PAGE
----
The Clean India Mission: world’s largest sanitation initiative
In the past few months, many villages in India have organized a Gaurav Yatra, a walk of pride, to celebrate that they have been declared Open Defecation Free (ODF). This is part of the government-led Clean India Mission, the world’s largest toilet-building and behavioural change initiative.
Open defecation is one of the world’s greatest health risks and a leading cause of child mortality, which is why the United Nations want the practice stamped out by 2030. Five years ago, India was home to 60 per cent of the world’s open defecators, but the government claims that this number has been drastically reduced under its Clean India Mission programme, also known as the Swachh Bharat Mission.
In 2014, when the campaign was announced as a People’s Movement to end open defecation, fewer than four in 10 rural Indian households owned a toilet. By the end of the programme, in connection with Mahatma Gandhi’s 150th birthday on 2 October 2019, official figures put coverage at 100 per cent.
The programme was implemented by the state governments, with support from the Ministry of Drinking Water and Sanitation and the Ministry of Housing and Urban Affairs. More than 100 million toilets have been built across rural and urban India since the launch of the mission. Social and behavioural change communication has been a large feature of the programme, with a number of nationwide campaigns in traditional media as well as on social media.
The campaigns focused on debunking myths and misconceptions about the construction, maintenance and use of toilets, encouraging people to build toilets, but also to challenge the social belief that only women, the elderly or sick family members should be using them. Public figures, including famous cricketers, actors and politicians, have been engaged as ambassadors for the campaign. Trained grassroot level volunteers called Swachhagrahis, “Ambassadors of Cleanliness”, played another important role, assisting in the construction of toilets as well as in campaigns and monitoring.
Other incentives were also used. Villages declared Open Defecation Free get extra funds from the state government and officials from successful districts received official rewards and recognition.
Professor Val Curtis, of the London School of Hygiene and Tropical Medicine, argues that behavioural change at decision-making level has been just as important as the changes seen at community level. She interviewed national and local government staff and found that senior political support and disruptive leadership led to changed behaviour among decision-makers and that this made them more credible among the general public.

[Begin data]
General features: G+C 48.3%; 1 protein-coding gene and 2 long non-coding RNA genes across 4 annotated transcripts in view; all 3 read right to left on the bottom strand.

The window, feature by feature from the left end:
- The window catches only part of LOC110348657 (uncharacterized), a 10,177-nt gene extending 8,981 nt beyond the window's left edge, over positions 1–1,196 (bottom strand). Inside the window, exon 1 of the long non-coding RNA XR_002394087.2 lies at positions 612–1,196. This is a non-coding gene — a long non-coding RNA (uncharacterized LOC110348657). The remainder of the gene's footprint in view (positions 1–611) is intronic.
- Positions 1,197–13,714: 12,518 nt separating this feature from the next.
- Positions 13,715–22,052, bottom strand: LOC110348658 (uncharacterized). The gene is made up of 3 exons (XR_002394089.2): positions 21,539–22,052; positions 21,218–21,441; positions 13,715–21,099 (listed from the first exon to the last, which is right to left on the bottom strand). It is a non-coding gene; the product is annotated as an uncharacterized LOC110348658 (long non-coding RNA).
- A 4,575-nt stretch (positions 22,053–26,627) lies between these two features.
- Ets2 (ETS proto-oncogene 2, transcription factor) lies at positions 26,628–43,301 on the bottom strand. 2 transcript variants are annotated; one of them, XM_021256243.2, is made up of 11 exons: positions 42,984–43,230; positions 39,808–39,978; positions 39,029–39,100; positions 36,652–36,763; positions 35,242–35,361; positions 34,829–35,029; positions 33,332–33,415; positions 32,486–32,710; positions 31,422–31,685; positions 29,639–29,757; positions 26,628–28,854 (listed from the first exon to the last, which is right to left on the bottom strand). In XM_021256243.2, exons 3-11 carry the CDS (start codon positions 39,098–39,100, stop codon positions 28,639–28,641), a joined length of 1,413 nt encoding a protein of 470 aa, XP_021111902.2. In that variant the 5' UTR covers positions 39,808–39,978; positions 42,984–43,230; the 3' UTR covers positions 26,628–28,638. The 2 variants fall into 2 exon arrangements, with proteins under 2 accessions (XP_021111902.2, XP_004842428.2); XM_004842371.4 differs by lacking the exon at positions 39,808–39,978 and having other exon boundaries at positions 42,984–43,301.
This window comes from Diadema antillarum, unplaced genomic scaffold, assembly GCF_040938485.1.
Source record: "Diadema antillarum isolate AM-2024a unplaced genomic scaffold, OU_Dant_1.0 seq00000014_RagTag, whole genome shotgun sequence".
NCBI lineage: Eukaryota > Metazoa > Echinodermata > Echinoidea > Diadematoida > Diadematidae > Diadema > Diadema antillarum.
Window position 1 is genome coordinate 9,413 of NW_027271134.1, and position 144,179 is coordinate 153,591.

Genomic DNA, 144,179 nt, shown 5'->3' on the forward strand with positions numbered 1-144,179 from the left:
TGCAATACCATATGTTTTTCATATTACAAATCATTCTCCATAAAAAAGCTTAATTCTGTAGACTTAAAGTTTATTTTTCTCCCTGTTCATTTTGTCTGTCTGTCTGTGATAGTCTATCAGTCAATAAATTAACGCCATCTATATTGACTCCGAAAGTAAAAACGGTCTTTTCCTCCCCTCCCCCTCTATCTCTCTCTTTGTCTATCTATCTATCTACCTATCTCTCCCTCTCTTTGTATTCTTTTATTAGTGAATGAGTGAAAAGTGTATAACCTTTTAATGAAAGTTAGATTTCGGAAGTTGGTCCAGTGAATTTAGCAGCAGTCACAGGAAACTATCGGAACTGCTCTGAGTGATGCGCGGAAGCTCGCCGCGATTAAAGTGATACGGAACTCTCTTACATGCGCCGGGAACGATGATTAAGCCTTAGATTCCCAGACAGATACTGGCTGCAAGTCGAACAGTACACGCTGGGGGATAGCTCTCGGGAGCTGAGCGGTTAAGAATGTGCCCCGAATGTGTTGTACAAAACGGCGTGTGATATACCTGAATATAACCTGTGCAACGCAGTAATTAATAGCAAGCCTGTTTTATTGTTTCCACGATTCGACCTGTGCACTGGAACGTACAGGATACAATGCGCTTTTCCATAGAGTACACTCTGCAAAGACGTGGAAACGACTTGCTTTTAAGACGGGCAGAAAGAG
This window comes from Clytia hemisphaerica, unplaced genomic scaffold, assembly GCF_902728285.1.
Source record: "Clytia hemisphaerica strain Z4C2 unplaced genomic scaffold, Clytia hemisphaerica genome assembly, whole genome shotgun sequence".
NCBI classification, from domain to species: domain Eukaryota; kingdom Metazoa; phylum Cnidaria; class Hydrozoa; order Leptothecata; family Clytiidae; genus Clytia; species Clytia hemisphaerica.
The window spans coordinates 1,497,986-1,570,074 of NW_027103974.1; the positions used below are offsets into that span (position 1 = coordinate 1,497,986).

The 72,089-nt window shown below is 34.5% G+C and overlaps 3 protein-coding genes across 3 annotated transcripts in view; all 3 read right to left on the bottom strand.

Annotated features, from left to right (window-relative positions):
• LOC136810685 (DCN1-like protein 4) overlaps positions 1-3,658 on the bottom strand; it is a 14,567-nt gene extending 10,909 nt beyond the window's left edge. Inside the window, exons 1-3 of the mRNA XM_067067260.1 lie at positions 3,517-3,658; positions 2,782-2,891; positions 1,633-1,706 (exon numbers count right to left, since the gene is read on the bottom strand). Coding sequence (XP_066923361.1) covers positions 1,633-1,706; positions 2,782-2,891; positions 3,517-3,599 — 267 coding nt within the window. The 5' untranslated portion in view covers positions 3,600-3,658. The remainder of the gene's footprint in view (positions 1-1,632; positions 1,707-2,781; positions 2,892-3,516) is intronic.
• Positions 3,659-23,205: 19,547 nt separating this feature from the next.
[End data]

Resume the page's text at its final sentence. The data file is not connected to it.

The campaign is widely seen as a success and the Bill & Melissa Gate Foundation felt it made India’s prime minister Narendra Modi worthy of its Global Goals Award. According to a study commissioned by the Gates Foundation, the programme seems to not only have led to a large number of toilets being built but to people actually using them.
The programme, and the Gate Foundation’s support for it, has however also been questioned. In November, the Indian National Statistical Office’s released its survey on sanitation, with lower levels of household coverage than the official numbers. According to the survey, only 71 per cent of households had access to toilets at a time when the Swachh Bharat programme claimed it was 95 per cent.
Human Rights Watch and other organizations have however warned that the methods for creating social disapproval can lead to downright human rights abuses, especially against marginalized groups like Dalits and Adivasis. The topic has been hotly debated after two children were killed in September for allegedly defecating in the open, causing the Department of Drinking Water and Sanitation to issue a statement condemning coercion as a method to achieve the goal.
The children were Dalits and in an article in Ideas for India, researchers Diane Coffey and Dean Spears from the Research Institute for Compassionate Economics, RICE, emphasize that questions related to India’s outlawed but prevailing caste concepts are central to understanding the issue. “Untouchability and social inequality are important parts of why open defecation continues,” they write. Poor families are most likely to be shamed and punished for open defecation but may not be able to afford to build a latrine.
Coffey and Spears raise the question if the goal to end all open defecation within five years was in fact too unrealistic and if this can have triggered some people to either tinker with statistics or to accept draconian measures. They write: “The other foreseeable consequence of an extreme goal is to legitimise extreme methods. And in a country in which nearly a third of households admit to practicing untouchability (Thorat and Joshi 2015), it is not a surprise that when local government officials sanctioned coercion and intimidation as means of achieving Swacch Bharat, the consequences would fall most heavily on the already disadvantaged.”
The Indian government, on the other hand, has dismissed the comments made by Coffey and Spears as “misleading” and “outrageous”, and points to reports from UNICEF and others about health benefits from the campaign. In a press brief in January 2019, the government’s press bureau states that the statistics regarding toilet coverage have been independently verified in India’s massive National Rural Sanitation Survey. The government also notes that Swacch Bharat has been acknowledged by Cass Sunstein, one of the inventors of nudging, as a good example of positive behavioural change.
This text was first published in WaterFront 1/2020 – read the full magazine here.